Recent case law has found that a fraudster was able to trick solicitors and estate agents into selling a property which he pretended to own. The real owner of the property was none the wiser, until completion had already taken place!

This case law has highlighted key issues about the liabilities faced by solicitors and estate agents, when checking ID. The two key cases are the conjoined appeals P&P Property Limited v Owen White & Catlin LLP and Dreamvar (UK) Limited v Mishcon de Reya [2018] EWCA Civ. 1082.

The fraudster in question had purported to be the owner of a vacant property in Hammersmith London. He convinced the defendant firm of his identity by using intercepted utility bills and a false passport. Once the sale proceeds of just over £1 million pounds entered his Dubai bank account, the fraudster disappeared. The true owner of the property only found out when he visited and found the “new owner” renovating.

The Court of Appeal accepts that a seller’s solicitor, acting for a fraudster, may incur a liability for breach of implied authority and that will most probably be held to have acted in breach of trust/undertaking.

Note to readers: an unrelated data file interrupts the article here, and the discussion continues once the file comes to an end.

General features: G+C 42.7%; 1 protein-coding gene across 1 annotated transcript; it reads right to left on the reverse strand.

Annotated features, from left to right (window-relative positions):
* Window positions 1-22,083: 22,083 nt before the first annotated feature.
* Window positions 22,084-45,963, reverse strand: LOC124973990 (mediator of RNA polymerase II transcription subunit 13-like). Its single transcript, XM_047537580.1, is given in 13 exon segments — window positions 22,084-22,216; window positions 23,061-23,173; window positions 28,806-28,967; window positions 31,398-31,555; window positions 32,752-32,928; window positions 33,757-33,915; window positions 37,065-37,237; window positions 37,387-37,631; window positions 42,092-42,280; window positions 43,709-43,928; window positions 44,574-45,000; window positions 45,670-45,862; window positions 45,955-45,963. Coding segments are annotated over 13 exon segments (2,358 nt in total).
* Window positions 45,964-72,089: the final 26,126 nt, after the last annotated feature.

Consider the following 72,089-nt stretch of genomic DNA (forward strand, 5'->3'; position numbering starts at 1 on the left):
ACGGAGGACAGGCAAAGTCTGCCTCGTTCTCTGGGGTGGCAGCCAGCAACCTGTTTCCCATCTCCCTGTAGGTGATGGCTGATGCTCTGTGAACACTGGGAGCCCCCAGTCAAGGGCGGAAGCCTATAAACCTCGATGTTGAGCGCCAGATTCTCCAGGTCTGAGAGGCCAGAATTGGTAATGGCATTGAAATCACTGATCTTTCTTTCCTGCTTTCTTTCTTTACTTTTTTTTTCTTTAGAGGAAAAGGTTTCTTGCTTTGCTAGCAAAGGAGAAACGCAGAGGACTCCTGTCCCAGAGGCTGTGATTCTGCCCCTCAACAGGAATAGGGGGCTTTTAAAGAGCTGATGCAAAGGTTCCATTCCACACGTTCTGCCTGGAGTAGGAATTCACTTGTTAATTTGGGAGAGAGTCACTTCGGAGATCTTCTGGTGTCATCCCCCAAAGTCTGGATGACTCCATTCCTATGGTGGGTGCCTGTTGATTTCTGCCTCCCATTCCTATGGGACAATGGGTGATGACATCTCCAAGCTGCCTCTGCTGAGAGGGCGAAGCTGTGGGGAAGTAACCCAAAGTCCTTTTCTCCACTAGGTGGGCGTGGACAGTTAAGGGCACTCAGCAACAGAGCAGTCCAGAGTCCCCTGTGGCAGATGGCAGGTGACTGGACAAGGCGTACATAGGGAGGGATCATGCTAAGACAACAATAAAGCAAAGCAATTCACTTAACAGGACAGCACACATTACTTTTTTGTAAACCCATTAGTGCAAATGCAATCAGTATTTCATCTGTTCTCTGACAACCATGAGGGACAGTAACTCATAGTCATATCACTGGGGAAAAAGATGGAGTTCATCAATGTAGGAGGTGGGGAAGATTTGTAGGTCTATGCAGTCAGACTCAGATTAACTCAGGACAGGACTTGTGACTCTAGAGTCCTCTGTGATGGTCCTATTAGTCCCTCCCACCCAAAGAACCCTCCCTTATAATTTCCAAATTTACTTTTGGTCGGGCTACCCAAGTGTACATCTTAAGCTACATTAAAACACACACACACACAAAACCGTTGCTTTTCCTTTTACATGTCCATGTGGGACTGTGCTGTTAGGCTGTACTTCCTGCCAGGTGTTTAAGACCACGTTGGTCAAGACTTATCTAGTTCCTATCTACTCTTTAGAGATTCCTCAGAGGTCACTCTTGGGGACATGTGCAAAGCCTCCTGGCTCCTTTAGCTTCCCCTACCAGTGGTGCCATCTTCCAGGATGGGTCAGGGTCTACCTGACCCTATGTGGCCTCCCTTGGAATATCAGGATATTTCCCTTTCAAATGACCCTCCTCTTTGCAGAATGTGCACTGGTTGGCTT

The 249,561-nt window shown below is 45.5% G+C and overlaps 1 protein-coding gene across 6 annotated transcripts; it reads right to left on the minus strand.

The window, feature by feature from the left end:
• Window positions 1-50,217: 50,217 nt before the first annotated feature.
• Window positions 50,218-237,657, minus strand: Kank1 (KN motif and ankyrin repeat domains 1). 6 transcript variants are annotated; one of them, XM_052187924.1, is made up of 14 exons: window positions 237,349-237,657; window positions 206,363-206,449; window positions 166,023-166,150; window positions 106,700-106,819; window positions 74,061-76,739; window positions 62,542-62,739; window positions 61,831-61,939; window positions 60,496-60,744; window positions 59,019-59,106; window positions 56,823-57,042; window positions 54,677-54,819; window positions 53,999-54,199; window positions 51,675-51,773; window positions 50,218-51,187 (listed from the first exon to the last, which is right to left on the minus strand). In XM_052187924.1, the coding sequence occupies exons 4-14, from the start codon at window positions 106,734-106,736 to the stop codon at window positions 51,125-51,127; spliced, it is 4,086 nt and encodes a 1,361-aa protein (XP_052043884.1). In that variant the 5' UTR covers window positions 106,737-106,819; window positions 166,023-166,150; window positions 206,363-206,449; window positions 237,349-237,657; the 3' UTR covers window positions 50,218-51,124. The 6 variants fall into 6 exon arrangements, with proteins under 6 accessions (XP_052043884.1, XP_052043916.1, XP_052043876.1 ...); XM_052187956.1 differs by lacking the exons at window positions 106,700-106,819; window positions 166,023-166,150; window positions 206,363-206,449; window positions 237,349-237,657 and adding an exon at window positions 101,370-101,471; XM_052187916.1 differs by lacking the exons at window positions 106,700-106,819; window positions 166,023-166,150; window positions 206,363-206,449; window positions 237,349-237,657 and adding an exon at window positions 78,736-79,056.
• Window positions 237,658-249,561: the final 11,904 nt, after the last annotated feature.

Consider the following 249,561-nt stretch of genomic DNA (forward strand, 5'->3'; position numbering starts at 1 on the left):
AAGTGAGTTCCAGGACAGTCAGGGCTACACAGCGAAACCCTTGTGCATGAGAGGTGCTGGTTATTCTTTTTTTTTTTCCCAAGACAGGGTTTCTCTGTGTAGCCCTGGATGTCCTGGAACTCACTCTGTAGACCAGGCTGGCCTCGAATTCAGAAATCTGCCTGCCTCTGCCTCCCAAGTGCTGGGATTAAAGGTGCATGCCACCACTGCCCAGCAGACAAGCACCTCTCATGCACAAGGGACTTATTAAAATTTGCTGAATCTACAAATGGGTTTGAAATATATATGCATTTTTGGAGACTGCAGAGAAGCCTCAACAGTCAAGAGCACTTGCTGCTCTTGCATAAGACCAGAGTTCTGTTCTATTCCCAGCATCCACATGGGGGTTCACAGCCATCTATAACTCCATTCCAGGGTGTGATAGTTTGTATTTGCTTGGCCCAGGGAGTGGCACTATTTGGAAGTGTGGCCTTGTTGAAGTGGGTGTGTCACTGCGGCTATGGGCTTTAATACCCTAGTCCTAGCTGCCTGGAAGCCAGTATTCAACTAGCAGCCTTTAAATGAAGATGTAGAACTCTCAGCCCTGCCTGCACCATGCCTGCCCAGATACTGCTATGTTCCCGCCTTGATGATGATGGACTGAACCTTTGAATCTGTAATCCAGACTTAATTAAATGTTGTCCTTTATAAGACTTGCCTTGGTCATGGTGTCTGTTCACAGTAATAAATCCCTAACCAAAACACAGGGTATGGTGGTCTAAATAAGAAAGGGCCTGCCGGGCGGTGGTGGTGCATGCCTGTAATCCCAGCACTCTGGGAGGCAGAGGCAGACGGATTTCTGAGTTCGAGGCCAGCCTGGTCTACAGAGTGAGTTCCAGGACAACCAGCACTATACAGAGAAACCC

At the same time, the buyer’s solicitor may also have to contribute to any remedy as the Court of Appeal also considers that they will have acted in breach of trust.

There are a few things that home-owners can do to protect themselves against fraud. Two ways to do this are:

  1. By signing up to the Land Registry Property Alert service. This service alerts you by email whenever an official search or an application is received against a monitored property.
  2. Making the Land Registry aware of a secure email as an address for service. When buying a property, you can provide the Land Registry with 3 addresses for service to receive all communications from the Land Registry against the property. Addresses for service include email addresses and if you are not going to be living at the property this is a good way to make sure you are aware of any changes to the register.

Lastly, there are now certain restrictions to protect a home-owner’s property from fraud. For individuals who do not live at the property, adding a ‘Form LL’ restriction is now considered best practice. This restriction provides an extra measure of protection for the home-owner, as the solicitor dealing with the transaction has to provide a certificate of satisfaction that the person who signed a Transfer is the same person as the person named on the register.

If you would like to discuss ways in which to protect your property from fraud, please call 0161 941 4000 and ask to speak with a member of our specialist Residential Property team.

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